The service was already over, but I couldn’t get over it. I couldn’t just get up on my feet and leave. The message was simply for me. Thank God for Reverend Matt who took the sermon, it was timely and spirit lifting.
I decided to stay back and have sometime to myself, alone with God. I looked around, some people were leaving while others were chattering.
They should do fast and go jare, let somebody be alone. I thought.
Sister Mabel poked me out of my reverie. I must’ve really been lost in thoughts, I didn’t even know when she sat next to me.
“Look at the next column, the third pew from the pulpit.”
I did, Sister Dami was chatting with another lady. They both laughed, Sister Dami flaunting her sparkling white set of teeth. She looked so beautiful, a twinge of jealousy hit me. Just looking at them made me smile.
Sister Mabel tugged at my blouse.
“That sister has a problem!” She said flatly.
“Yes, a problem. A very big one at that, in fact its a cankerworm eating deep into the fabric of her soul.” She bent her back so our eyes could meet. I sat up too.
What could be so terrible, eating at such a lovely lady like Dami?
“It’s gossip!” She answered the question on my mind.
“Gossip?” I furrowed my brows.
“Pfft! Hmmn. Hmmn.” She snorted and shifted forward.
“She can gossip for Africa. It’s that bad, and it’s already affecting every part of her life. People no longer feel free when she’s around, because they don’t know what titbit she might get from them. The other time, Mummy Derin told her something confidential, something really ugly and discrete, it was about her daughter, Sarah. The girl was leading a promiscuous life and Mummy Derin got to discover she had an abortion. Just imagine. Looks are really deceptive, who would ever believe that Sister Sarah, as ‘spiricoco’ as she appears could do such?” She shook her head and twisted her mouth disdainfully. She placed her hands on her laps and I cupped my face.
“That was the privileged info Mummy Derin gave our dear basket mouth Dami ooh and like expected, she spilled the spoilt beans, under the cover up of giving prayer point.” She made a sound and snapped her fingers over her head.
“Tufiakwa! Do you know the worst part of it? If you want to see her fly off the handle ehn, just dare say she’s a gossip. Chei! Hell would be let loose, she will vex for you ehn.” She gesticulated with every single part of her body, nose, mouth, neck, hands, leg, everything movable.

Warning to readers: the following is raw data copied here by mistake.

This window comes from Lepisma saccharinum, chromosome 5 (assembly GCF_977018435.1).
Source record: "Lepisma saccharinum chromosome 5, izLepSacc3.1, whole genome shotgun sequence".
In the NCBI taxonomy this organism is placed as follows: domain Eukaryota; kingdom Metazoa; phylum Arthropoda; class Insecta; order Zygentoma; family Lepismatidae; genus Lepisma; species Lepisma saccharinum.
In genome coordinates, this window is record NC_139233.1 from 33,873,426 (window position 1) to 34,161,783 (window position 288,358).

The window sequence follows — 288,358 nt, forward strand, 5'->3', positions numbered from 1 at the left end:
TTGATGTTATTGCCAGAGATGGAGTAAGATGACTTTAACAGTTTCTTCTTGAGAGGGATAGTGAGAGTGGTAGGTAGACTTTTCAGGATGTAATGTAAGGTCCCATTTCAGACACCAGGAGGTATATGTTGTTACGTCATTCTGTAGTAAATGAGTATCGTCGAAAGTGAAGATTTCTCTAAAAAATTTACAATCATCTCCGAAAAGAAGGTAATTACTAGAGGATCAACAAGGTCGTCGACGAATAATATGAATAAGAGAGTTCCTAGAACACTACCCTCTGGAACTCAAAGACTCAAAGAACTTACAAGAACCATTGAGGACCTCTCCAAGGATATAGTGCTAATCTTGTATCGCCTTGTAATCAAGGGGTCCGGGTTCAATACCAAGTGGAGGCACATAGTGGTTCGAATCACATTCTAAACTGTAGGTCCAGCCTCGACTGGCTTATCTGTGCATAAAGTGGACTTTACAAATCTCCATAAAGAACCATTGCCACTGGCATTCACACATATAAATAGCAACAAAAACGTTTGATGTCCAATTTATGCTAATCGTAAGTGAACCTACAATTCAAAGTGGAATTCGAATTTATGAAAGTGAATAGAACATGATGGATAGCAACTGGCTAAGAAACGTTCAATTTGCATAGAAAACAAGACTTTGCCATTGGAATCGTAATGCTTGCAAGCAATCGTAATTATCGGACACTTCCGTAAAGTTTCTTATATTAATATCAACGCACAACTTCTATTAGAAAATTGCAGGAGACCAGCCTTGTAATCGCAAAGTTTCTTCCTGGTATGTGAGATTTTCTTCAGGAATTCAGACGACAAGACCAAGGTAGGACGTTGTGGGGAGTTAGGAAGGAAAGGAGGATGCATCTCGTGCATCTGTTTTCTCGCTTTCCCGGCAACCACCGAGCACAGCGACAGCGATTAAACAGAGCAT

She must’ve seen the sheer disappointment and irritation in my face, as she changed her tone.
“Anyways sha,” She reclined. “God must just help us, this might be the thing that would hinder her from seeing the kingdom of God. The little fox that’d spoil her vine.” She sermonized pitifully.
“Kai, you know, it won’t be cool at all to hear him say to her on that day;
‘Depart from me you worker of iniquity!'” She shook her head. “We just have to keep praying for her, hoping that someday she’d encounter the man of Calvary.”
I could only shake my head. I couldn’t speak, not because I didn’t have words, but because I had too many!
“So who is the gossip now?” that was all I could manage even after finding my voice.
A frown flickered on her face.
“And what’s that supposed to mean?” She asked sternly. “I was just sharing something with you and here you are being unnecessarily self righteous.” She was now livid.
“I should’ve known better than discuss with a sanctimonious jerk like you. You think you’re better than everyone else.” She turned her face and crossed her legs, hissing as she did.
I could practically see the walls of her self-defense go up.
What she would never know is that, all she’d been saying was just a perfect description for one person- herself!
“Sister Mabel.” I called.
“What?” She turned to me, clearly upset.
“Remove the log in your eyes, before you take up the ministry of taking out the specks in other’s.”
I snatched up my bag and stomped out of the Church.
It’s always easy, spotting others fault, but turn in the lights. Yeah, turn the lights inwards, search yourself, judge yourself, scrutinize your own thoughts and motives, because you ain’t gonna give account for anyone but you.
When you busy yourself with the log in your eyes, you might be too busy to see the speck in your neighbors.